Abstract

Precise genome editing with directed base insertion or targeted point mutations can be achieved by CRISPR/Cas9-mediated homology-directed repair (HDR) and is of great significance in clinical disease therapy. However, HDR efficiency, compared with non-homologous end-joining (NHEJ), is inherently low. To enhance HDR, enabling the insertion of precise genetic modifications, we compared two strategies during surrogate reporter assays in mouse N2A cells: the suppression of DNA ligase IV, a key molecule in NHEJ, using the CasRx (Ruminococcus flavefaciens Cas13d) system, and co-expression of Kaposi’s sarcoma-associated herpesvirus (KSHV) ORF52 proteins. We found that suppression of DNA ligase IV promotes HDR efficiency by 1.4-fold. When co-expressed with the Cas9 system, ORF52 improved HDR efficiency by up to 2.1-fold. In addition, we used ORF52 co-expression to modify the ACTB and Tubb3 genes of mouse N2A and E14 cells, which further increased HDR efficiency by approximately two- to four-fold. In conclusion, our data suggest that ORF52 co-expression is effective for enhancing CRISPR/Cas9-mediated HDR, which may be useful for future studies involving precise genome editing.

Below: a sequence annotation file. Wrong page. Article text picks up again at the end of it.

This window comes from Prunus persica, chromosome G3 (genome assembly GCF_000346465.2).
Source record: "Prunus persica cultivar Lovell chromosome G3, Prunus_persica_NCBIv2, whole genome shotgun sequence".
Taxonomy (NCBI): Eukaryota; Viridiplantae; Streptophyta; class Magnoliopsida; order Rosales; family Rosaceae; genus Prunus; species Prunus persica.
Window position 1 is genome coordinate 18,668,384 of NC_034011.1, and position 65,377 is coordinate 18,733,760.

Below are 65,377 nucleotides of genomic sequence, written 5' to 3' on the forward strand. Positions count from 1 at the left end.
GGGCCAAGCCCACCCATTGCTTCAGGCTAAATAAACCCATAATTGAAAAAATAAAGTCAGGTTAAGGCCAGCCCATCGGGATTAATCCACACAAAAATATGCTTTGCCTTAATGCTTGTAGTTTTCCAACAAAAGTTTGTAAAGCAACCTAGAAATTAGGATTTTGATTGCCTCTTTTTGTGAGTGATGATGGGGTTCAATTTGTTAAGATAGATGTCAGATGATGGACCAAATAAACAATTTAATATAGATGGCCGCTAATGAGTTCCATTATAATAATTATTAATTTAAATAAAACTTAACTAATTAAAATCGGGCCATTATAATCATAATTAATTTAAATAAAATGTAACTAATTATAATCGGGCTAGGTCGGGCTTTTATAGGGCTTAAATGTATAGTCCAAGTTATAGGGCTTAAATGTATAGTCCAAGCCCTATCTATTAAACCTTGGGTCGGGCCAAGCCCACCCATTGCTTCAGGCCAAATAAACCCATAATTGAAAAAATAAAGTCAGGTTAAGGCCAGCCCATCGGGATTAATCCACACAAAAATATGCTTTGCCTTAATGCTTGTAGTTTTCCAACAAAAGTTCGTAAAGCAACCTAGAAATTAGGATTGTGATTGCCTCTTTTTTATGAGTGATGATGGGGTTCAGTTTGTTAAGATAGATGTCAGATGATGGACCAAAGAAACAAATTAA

Introduction